Sunday, September 6, 2009


"Turn me loose!"

High octane thrill rides don't come much higher or octanier (octane-ier?) than this. Butler delivers another solid performance as a man on a mission in a game he's not expected to win. But I couldn't help but feel that it lacks that elusive spark of genius. Instead I think it levels out at an average rating at best, which is sad because it had such potential.

I believe that I went into this one with the right mind set. It was a goofy popcorn flick, in fact when discussing it we came to the conclusion that it was in fact the spiritual successor to The Running Man. Given that fact, this movie was not going to be an academy award winner, so that facet of my brain was kept sufficiently in check. It did however have enough of a story to keep it out of the dark pit inhabited by Michael Bay's Transformers movies.

The plot revolves around a new form of entertainment that has taken the world by storm. Set in the not-so-distant future people are no longer content to play video games in which they control artificial 'sprites', no now they want to play as living, flesh and blood human beings. With the help of a nifty little sprinkling of nano tech (which is all the rage these days) that is exactly what they get. Two new games have cropped up, Societies (a game eerily similar to EA's The Sims) and Slayers (think Gears of War, if all the players were real people).

The controversy surrounds the fact that human players in Slayers really do die in the game. This is not paintball or laser tag, they use live fire weapons. The argument then, is that every player is a volunteer. They are death row inmates who are given the option of playing, if they survive 30 battles they are set free. Of course nobody survives 30 battles. As the movie starts Kable (Butler) is only two wins away from freedom, and the only man who has ever come that close. At the same time his wife Angie (Valletta) is attempting to win back custody of their daughter, while earning a living as an 'actress' in Societies. To make things a little more interesting, slightly unhinged, mogul Ken Castle (Hall) the inventor and owner of both Societies and Slayers, has no intention of letting Kable win his freedom. So what is really going on? Why does Castle not want to let Kable out? You'll have to watch to find out.

The acting was pretty good in this one seeing as it was an all out action brawler. Butler, and I have to admit to being a fan ever since RocknRolla, is really good in the action hero role. He's got that 'rough around the edges' look that just feels right for the downtrodden hero (I think it would be nice to see him as Snake in an Escape from New York remake.) Valletta plays against type in this one, previously I had only seen her in Hitch which was a far departure from her character in this one. It's worth noting that she was in fact playing two distinct characters in the movie. One was Angie, wife of Kable, the other was the somewhat bizarre and twisted alter ego in Societies (where she is being played by a stereotypically fat slob.)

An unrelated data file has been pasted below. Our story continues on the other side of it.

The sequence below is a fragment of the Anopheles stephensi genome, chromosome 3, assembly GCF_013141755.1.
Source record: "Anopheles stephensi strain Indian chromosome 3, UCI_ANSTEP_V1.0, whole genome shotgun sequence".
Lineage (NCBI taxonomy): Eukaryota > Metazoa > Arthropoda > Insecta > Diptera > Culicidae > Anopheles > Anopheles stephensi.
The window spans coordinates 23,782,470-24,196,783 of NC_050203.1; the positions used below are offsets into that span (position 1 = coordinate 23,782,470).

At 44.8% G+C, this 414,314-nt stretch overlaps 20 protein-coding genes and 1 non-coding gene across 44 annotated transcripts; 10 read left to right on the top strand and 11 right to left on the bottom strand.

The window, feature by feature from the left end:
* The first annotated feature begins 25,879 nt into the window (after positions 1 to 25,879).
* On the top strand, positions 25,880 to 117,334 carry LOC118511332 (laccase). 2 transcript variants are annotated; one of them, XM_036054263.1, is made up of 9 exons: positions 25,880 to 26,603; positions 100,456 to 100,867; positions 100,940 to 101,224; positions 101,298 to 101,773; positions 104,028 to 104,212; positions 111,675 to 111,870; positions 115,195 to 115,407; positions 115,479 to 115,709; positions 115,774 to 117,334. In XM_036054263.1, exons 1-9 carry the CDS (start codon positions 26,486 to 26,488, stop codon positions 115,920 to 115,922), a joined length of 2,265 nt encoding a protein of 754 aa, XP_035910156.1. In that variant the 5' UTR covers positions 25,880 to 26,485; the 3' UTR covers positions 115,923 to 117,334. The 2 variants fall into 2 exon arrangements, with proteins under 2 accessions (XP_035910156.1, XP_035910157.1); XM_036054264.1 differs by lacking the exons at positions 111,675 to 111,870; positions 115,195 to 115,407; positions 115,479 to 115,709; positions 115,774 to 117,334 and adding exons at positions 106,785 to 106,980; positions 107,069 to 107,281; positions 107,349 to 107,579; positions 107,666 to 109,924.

Stealing the show is Michael C Hall, the guy is having a lot of fun with this part. At one point he even engages in a song and dance routine with a room full of nano controlled killers. He is really playing up the crazy southerner in the movie and if nothing else he succeeds in creating a character that you will love to hate. There is also a nice variety of cameos in the movie, including John de Lancie, John Leguizamo, Zoe Ball, Milo Ventimiglia and Chris 'Ludicris' Bridges; so watch out for those. Yes I did say Ludacris has a cameo, not a starring role, because he is barely in the movie at all.

The thing I really took away from Gamer was the parts of the movie that actually showcased the game of Slayers. Every now and then we are treated to the user interface of the game, which looked really good mapped on the real world setting. Kudos to the special effects department for that one. Of course if the best thing I took from the movie was the effects then that tells you something about it already. It's fun, it's entertaining, but I don't think it's eligible for repeat viewings. The action is great, the gun fights and explosions are all in there making it a good action flick, but somehow I don't think this is going to be added to my DVD collection. By comparison lets take a look at Die Hard. Now that movie is without doubt and action flick, but it is also supplied with some really snappy dialog and a villain that is almost likable (well for me anyway). Gamer doesn't have that snappy dialog, nor does it have the cool collected villain and as a result I think that it has to fall into the 'one hit wonder' category. There is just nothing in there that really encourages me to go back.

So where do I stand on Gamer? Is it fun? Yes it is. Is it entertaining? Yes it is. Is it worth a $9 ticket to see it? Sadly probably not. But AMC has $5 showings which are probably a more appropriate price point for this one. Overall it's fun, but nothing special so you wouldn't be missing all that much if you skipped it.

Final Verdict on Gamer:

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